A different kind of doggedness informs the Minsk, Belarus project known as Absurde, which is managed by Vlad Ignatyuk (himself a prior resident of Gomel). Not only does Absurde have the overt intent to “promote, improve, and deliver high-quality music” in the name of “mere” entertainment. The label also draws upon some familial metaphors in order to advocate a pleasing, productive work environment.
These emphases have wide appeal, far from home. Ignatyuk’s most recent collaboration as a producer has been with Argentinian composer and DJ Jessica Diaz. Her Facebook account sports an antique image declaring: “Music gives a soul to the universe, wings to the mind, flight to the imagination, and life to everything…” It’s hard to imagine a cheerier, more secure view of sound’s ability to improve material experience.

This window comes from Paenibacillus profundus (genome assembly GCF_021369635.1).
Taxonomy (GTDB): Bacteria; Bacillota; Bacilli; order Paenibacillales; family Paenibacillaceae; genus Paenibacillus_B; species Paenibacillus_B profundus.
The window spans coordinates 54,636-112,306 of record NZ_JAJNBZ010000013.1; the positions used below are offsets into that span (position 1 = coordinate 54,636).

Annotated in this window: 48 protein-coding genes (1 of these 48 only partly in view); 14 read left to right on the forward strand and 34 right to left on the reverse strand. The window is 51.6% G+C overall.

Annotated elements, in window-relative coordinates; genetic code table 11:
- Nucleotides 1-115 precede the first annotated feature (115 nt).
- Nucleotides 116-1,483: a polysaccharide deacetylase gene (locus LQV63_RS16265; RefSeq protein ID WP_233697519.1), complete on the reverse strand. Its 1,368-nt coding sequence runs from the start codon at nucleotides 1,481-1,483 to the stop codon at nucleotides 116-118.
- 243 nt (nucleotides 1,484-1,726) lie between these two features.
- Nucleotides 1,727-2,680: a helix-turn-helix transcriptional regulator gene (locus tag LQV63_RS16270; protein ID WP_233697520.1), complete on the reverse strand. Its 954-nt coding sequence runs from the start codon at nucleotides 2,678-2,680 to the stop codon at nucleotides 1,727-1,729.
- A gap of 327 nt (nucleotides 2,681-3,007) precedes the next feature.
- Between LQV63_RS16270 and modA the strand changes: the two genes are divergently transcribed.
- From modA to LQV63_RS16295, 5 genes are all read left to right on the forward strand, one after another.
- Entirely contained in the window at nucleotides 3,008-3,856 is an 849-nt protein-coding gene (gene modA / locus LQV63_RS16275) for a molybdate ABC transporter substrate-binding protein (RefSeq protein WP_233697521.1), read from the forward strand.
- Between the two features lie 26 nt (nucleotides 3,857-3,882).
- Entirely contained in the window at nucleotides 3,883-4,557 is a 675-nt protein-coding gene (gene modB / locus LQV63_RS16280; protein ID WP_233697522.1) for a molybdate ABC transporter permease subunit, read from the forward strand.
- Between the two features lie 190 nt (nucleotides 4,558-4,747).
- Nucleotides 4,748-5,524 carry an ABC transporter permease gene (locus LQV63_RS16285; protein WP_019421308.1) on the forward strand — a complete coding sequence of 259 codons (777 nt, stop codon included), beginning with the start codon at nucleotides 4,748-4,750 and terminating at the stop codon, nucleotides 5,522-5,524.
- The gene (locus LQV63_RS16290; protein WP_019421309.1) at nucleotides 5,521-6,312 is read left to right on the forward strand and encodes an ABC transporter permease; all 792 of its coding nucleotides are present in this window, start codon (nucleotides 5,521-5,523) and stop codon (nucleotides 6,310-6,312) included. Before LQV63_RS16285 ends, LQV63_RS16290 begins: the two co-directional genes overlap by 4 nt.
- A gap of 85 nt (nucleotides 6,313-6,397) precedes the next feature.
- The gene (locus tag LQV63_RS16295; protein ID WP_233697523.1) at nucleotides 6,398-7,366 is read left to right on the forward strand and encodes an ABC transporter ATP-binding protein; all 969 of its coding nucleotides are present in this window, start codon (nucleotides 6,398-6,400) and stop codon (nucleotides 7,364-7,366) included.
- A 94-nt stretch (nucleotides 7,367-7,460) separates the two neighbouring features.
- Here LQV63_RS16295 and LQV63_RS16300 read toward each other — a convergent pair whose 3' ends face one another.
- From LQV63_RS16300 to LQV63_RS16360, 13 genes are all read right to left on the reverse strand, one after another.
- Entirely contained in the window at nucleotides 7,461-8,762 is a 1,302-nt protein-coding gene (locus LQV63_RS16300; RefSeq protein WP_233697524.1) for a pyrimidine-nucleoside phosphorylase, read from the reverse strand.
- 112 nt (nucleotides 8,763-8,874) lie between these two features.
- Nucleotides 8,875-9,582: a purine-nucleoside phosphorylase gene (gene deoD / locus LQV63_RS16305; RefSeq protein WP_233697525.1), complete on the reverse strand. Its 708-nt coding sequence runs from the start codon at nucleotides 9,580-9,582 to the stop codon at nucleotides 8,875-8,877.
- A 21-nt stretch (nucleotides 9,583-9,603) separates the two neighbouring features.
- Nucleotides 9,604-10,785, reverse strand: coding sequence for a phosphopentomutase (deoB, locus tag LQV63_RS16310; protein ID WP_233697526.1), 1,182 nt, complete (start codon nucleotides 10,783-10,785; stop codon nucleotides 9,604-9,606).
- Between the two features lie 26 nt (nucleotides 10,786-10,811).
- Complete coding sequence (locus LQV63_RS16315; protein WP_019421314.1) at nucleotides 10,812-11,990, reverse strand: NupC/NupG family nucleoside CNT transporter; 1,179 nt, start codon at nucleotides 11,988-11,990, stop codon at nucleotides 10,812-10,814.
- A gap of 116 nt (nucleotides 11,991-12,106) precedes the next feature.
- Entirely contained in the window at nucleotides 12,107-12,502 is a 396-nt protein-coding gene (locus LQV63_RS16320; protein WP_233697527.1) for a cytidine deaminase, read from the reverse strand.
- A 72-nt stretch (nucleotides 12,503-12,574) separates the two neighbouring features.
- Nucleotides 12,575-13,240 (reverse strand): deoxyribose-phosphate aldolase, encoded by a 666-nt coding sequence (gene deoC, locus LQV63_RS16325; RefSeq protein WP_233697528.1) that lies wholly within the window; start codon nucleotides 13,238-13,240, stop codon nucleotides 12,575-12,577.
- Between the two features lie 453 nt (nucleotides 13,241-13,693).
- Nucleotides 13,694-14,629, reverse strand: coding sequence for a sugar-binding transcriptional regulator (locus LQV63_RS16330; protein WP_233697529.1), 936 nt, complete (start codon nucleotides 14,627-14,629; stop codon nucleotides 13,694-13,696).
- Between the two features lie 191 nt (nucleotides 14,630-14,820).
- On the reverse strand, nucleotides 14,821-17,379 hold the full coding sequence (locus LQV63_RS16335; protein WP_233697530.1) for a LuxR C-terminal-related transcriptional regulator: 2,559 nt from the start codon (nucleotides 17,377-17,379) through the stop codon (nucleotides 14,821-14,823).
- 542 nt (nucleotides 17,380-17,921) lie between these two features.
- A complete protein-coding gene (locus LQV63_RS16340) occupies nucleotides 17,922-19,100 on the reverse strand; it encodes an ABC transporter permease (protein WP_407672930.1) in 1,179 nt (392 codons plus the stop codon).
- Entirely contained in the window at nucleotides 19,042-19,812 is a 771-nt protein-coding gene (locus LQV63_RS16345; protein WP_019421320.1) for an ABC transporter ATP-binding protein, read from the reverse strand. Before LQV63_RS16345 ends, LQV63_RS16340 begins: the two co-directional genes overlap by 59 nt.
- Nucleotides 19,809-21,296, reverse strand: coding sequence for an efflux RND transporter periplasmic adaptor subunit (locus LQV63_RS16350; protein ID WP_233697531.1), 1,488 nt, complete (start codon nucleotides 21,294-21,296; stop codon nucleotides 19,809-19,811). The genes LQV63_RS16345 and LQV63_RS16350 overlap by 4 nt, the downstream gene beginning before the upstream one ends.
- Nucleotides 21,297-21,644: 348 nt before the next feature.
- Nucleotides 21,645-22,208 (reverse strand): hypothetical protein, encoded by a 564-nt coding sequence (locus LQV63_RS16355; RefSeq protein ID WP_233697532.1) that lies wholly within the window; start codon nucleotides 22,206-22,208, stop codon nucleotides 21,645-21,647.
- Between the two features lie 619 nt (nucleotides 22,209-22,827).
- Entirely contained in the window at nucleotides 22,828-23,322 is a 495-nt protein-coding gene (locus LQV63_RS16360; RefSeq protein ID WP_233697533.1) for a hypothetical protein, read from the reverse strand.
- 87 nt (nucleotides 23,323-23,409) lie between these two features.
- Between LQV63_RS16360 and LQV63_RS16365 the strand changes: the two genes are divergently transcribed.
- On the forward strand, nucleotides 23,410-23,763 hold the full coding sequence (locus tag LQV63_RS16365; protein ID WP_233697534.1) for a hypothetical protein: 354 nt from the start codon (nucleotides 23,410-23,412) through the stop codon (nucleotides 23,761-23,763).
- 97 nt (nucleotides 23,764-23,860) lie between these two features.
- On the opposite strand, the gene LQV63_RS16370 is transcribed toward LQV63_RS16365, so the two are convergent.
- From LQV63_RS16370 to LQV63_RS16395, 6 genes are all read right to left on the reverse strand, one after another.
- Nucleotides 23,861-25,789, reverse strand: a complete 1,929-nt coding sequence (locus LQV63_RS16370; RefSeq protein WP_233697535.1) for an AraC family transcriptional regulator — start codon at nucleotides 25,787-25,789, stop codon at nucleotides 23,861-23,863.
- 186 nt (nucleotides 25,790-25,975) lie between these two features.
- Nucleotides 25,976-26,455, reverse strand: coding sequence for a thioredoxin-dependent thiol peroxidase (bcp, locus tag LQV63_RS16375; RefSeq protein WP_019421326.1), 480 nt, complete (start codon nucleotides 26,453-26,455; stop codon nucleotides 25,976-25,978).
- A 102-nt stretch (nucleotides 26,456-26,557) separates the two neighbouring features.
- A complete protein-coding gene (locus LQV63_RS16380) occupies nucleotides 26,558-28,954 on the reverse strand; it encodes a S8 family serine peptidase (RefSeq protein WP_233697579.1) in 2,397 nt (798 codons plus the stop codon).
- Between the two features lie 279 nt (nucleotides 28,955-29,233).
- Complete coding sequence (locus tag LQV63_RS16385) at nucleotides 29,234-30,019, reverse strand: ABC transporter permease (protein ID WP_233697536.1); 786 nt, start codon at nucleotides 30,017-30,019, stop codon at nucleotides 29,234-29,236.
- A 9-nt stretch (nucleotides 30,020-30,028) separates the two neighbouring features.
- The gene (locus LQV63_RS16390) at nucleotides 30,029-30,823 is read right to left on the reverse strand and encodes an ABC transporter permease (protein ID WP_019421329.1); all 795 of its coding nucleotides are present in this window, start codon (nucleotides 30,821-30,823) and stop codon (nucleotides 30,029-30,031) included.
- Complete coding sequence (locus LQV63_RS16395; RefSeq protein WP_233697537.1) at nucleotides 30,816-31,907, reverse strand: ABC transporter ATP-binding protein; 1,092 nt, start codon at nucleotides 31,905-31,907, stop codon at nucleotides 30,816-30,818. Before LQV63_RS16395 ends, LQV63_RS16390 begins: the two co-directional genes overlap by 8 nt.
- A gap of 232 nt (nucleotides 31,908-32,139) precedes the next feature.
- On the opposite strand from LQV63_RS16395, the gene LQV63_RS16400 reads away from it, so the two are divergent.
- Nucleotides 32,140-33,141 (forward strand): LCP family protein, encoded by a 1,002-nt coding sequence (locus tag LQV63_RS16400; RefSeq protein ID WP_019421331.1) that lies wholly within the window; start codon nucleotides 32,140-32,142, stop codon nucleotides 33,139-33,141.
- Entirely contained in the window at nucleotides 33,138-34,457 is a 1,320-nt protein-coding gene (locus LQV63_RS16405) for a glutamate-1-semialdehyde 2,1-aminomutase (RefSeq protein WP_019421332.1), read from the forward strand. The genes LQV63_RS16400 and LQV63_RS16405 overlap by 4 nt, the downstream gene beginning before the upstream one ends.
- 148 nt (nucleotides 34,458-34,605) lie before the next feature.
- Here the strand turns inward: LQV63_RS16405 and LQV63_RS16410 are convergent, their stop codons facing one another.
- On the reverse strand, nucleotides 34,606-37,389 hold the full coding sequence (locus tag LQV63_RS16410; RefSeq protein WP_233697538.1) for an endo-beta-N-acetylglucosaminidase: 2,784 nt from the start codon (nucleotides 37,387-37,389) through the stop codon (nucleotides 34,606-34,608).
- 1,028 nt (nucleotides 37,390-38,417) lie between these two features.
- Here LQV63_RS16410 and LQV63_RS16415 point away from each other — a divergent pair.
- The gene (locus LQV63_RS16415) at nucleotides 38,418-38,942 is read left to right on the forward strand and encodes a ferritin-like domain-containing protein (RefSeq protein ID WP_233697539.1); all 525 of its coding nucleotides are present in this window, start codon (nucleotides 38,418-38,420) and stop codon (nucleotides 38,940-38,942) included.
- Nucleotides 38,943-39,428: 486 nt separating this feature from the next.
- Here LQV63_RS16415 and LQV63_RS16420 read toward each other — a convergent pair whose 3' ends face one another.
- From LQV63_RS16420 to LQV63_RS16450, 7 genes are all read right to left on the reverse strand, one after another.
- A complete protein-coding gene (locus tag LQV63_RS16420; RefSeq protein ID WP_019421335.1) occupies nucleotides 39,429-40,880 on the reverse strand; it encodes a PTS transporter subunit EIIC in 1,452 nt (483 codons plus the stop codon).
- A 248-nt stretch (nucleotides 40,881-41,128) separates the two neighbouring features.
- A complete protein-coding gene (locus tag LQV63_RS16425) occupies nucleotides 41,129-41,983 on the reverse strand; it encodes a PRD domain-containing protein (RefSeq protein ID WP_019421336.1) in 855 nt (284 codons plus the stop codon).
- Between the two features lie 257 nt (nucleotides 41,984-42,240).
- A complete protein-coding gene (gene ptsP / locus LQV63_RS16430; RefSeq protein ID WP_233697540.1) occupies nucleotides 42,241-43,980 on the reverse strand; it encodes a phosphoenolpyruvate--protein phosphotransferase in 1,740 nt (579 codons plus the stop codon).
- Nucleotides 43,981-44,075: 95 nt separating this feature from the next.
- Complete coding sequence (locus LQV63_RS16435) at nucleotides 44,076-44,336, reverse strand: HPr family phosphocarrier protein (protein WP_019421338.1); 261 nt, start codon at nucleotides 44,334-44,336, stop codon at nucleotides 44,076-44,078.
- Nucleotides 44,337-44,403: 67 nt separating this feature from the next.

And yet if we turn to some of the latest, local releases on Absurde, the tone is rather different. The newest Slavic recordings have come courtesy of Lazzich (based in Elektrostal) and Alla Farmer (in Samara). Here the dogged repetitiveness of techno replaces the easy-going flourish of house or jazz-funk. Lazzich’s newest compositions have been praised on Soundcloud for their “cool,” detached air or, in one instance, for their “transcendent beauty.” Physicality is to be overcome, not relished. Some of the same adjectives are then applied to the Alla Farmer tracks.
Despite the obvious destination of all these instrumentals – a club environment – the conceptual framework for Absurde is much more austere. As we’ve mentioned before, Lazzich – aka Sergei Lazarev – has an education within the field of nuclear engineering, but he chose instead to compose music. He has, for many years, been working on the restoration of some Soviet instruments, such as the Maestro portable synthesizer. A related lack of decent computers at home has, over time, led to a high degree of DIY experimentation.